The term amphibian is derived from the ancient Greek term "amphíbios". It means both (amphi) and lives (bios) referring to how amphibians lives in both water and on land.

Amphibians are “cold-blooded” animals that lay their eggs in water and metamorphose from a juvenile water-breathing form in to an adult air breathing form. The class amphibia contains frogs, toads, newts, salamanders and ceacilians. It can sometimes be hard to see the differences between amphibians and reptiles; it can for instance be tricky to tell salamanders and lizards apart. 

Amphibians evolved in the Devonian era from fish similar to lungfish and coelacanth. They were top predators during the Carboniferous and Permian periods, but their reign was ended by a mass extinction that made the way for the reptiles (including dinosaurs) to become dominant. The only group of amphibians survived the mass extinction and the early Jurassic era was the subclass Lissamphibia which contains all now living amphibians.

Amphibians are considered ecological indicators as they are sensitive to pollutions and environmental changes. The global population of amphibians has seen a dramatic decline with many species becoming critically endangered or even extinct. A lot of local populations have also vanished and the situation is similar all over the world. Scientists are not sure as to the reason for this dramatic decline, but according to the main hypothesis water pollution is the worse culprit. Other reasons for the dramatic decline in amphibian populations around the world are habitat loss, climate change, invasive species, over exploitation, disease and the destruction of the ozone layer. Amphibian skin is very sensitive to ultraviolet light. Attempts are being made to form and enact a global strategy for how global amphibian population should be saved.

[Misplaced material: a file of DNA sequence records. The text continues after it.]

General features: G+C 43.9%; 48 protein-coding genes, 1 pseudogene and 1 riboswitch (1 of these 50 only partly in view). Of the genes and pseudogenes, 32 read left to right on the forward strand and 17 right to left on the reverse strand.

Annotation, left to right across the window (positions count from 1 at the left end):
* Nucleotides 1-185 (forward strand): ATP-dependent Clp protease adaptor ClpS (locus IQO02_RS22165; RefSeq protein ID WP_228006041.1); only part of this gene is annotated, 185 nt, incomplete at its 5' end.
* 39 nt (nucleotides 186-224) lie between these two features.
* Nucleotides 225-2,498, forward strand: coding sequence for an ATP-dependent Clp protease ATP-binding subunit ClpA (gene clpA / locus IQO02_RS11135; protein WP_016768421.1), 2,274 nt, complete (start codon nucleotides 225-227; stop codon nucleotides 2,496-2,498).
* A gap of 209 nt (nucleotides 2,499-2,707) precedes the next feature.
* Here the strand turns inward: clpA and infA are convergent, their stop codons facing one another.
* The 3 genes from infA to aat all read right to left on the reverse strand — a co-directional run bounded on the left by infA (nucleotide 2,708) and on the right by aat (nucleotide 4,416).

Most amphibians need freshwater to propagate. There are no true saltwater species, but a few species can live in brackish water and will tolerate but not thrive in saltwater. There are several hundreds frog species that do not need water to breed; they reproduce via direct development which makes them independent of standing water. Most of these frog species live in the rainforest and hatch as miniature frogs. They still go through a tadpole phase but go through it before they hatch.

Amphibians that lay their eggs in water hatch as tadpoles that slowly develop into the form of the adult frog. They first get their hind legs, then their front legs. The tail then disappears in frogs and toads, while other types of amphibians keep the tail. Other changes include the fact that the gills are replaced with lungs, the skin changes to be suited to a life on land, eye lids grows and eyes are adapted to see on land, ear drums develop and so on. Most species leave the water when they have gone through this process (called metamorphosis), but some species stay and spend most of their life in water even though they occasional enters land.  


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